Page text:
Sunday, March 16, 2008

The last post about Obama generated an intense interchange about public policies. This is a subject I don't want to write about [1], but I fear that I must, to provide adequate support to opinions that I hold that are not conventional.

I am a firm believer that power corrupts, and absolute power corrupts absolutely, therefore my approach to politics is to support minimization of government and maximization of the power of individuals and thus can claim to be Libertarian. But, just like Democracy is not a pack of wolves and a sheep deciding what to eat for dinner in an election by simple majority, the complete absence of coordination is not Liberty but the law of the jungle. Why am I so skeptical of Government?: Because Truth is elusive and relative, it is morally objectionable to impose one's Truth to others that don't share the same beliefs. There is some people that think that the solution, then, is to homogenize societies: All that share the same beliefs should segregate themselves from the rest; but then I have a strong objection against that principle: If every human life is valuable, then it should be that every one has something unique, and the celebration of that uniqueness must be among the most "humane" of pursuits. Furthermore, being a scientific/engineer myself, I clearly see how the creativity to crack mathematical incognitas or pose models of the Universe, and the creativity for invention are very directly correlated to independent thinking, that is, respect and promotion of doing the same thing differently until an objectively better way is found. Even more amazing, Nature has produced the most exquisitely diverse biological mechanisms by randomly mixing and matching genes (sexual recombination) and managing to actually benefit from predominantly (when seen individually) destructive errors in gene copying (mutations); that is, the uniqueness of combinations of genes is enough for Nature to do wonders, and errors are not only tolerated, but serve the positive function of "supercharging" the engine of diversity. On a final note about this subject, Evolution through Natural Selection does not have the slightest characters of hypothetical or unproven for me; I have done research on Artificial Intelligence (that is, how to help computers "learn") using so called "genetic algorithms", which are systems that begin by proposing multitudes of stupid hyphotesis, generated randomly, and have them compete for a chance to "reproduce" by combining their qualities with the qualities of other hypothesis in successive generations, that is, imitating Nature's Evolution through Natural Selection; not just "learning" actually happen, but Genetic Alogrithms as those used by John Koza has gotten to the point to generate inventions that have been patented. So, evolution through natural selection is actually a proven, quantifiable engineering technique based on the promotion of diversity; it turns out that Diversity is good not just in the Moral arena, but also in some practical matters.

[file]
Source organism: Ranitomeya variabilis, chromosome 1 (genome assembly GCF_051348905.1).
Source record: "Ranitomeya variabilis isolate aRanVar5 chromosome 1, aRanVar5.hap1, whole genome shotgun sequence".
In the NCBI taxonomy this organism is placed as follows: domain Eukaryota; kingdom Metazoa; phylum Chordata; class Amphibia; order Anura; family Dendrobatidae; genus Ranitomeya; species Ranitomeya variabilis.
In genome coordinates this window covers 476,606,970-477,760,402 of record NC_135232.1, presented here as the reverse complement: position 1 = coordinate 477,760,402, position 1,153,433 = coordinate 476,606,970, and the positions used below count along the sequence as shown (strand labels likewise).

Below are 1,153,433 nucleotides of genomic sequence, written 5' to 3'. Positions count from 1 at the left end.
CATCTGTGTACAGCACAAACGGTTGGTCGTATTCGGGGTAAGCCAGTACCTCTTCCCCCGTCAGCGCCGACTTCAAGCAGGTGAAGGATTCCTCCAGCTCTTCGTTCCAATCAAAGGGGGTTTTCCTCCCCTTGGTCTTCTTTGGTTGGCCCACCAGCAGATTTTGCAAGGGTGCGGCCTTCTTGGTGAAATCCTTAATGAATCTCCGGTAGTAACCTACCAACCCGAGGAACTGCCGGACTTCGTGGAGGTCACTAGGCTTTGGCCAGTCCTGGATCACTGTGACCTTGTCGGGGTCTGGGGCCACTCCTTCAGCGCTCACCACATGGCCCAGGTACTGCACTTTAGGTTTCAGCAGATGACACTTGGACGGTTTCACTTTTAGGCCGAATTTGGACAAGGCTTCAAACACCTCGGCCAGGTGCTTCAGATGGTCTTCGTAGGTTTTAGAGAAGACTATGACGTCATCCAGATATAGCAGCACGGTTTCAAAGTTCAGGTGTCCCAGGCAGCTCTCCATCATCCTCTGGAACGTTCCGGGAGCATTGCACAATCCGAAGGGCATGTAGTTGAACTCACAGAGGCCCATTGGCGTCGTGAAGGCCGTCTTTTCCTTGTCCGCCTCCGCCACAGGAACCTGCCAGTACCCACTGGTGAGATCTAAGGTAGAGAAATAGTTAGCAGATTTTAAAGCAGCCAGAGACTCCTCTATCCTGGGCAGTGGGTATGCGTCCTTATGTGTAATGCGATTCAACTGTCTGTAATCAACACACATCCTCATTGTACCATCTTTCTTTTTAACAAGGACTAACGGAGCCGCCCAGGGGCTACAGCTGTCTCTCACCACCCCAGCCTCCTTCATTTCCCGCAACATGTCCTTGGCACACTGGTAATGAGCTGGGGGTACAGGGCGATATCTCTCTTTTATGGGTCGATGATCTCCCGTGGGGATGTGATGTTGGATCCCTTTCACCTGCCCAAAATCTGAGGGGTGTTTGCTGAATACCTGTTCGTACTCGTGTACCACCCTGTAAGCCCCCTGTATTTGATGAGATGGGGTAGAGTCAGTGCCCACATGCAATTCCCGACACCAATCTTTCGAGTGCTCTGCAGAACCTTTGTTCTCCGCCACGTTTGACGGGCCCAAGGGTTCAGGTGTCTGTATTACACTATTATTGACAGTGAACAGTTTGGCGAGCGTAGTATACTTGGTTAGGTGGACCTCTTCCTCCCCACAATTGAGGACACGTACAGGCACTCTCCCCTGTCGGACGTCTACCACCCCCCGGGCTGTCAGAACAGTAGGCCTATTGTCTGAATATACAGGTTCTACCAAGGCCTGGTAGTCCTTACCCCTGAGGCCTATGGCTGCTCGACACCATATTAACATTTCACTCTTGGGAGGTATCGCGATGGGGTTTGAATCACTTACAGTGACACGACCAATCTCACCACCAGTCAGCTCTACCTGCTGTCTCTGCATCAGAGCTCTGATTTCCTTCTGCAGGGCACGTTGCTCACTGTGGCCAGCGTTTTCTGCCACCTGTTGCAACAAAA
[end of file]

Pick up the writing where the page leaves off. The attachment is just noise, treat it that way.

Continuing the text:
What I mean by "classic" libertarianism, as codified in the U.S. Constitution + Bill of Rights, has always been for me the the Paradigm, but one must question whether the world has become qualitatively different in the last 50 years, 200+ after the framework was designed, so as to grant some updates to the classical framework. Must of "classic" Libertarianism assumes that individuals may face the consequences of their actions without disturbing other individuals. Today, the individuals are so interconnected, that it is virtually impossible to leave everyone on their own. In the last post, there was criticism of my stance that the only sensible approach towards health is universal, free of charge (meaning paid by the whole of society), care. Some have told me: "What about the drug abusers?, Why am I going to pay for their lack of responsibility towards themselves?" this is a good example: In principle, we should let the people who didn't have the restraint to not become addicts on their own, it is not our fault their problems, so, at first approximation, there is no justification to force responsible people to pay the expenses created by irresponsible people. The problem is that whether the responsible people wants it or not, indirectly or directly they end up "paying the bill", the reason, again, is that the world is too much interconnected. An opportunity to paraphrase JFK's words: A society that is not able to help the many who are poor [ stupid, irresponsible, crippled ] can not the save the few who are rich [ smart, resonsible, healthy ]. I come from a country where rich, competent people thought that they could segregate themselves from the poverty and misery around. For a while that's possible, but it becomes increasingly difficult, until such a system collapses under its own weight. Larger countries may think that they can protect their wealth from the misery that prevails in the rest of the world, but that is just not possible, it just takes longer for the collapse to happen, and when it happens, it usually ends up worse than what it would be had the adaptation began earlier. A system of health care primarily supplied through private institutions funded by private insurance naturally decays into a system for the management of disease, I mean: A system where disease is the primary generator of treatment business; universal, free care leads to see disease as a problem to be rooted out, hence a much more effective focus on prevention than treatment. I wonder what's the matter that people who would readily admit that just like it doesn't make much sense to have private courthouses and private judges (although market forces may help in Law Interpretation, the primary system for Law Interpretation must be the universal, free provided by the State [2]), can't understand so readily that the market forces generate distortions on public health, thus the primary means should be State-supplied. While I am at it, ditto for Education. In general, these three primary services, together with Defense, work best while their primary supplier is the State, given the interconnectedness of societies, private offerings in these areas can't be infinitely superior to the public, free offerings, therefore, very quickly the best of private offerings reach a quality limit that can only be improved by the improvement of the public offerings.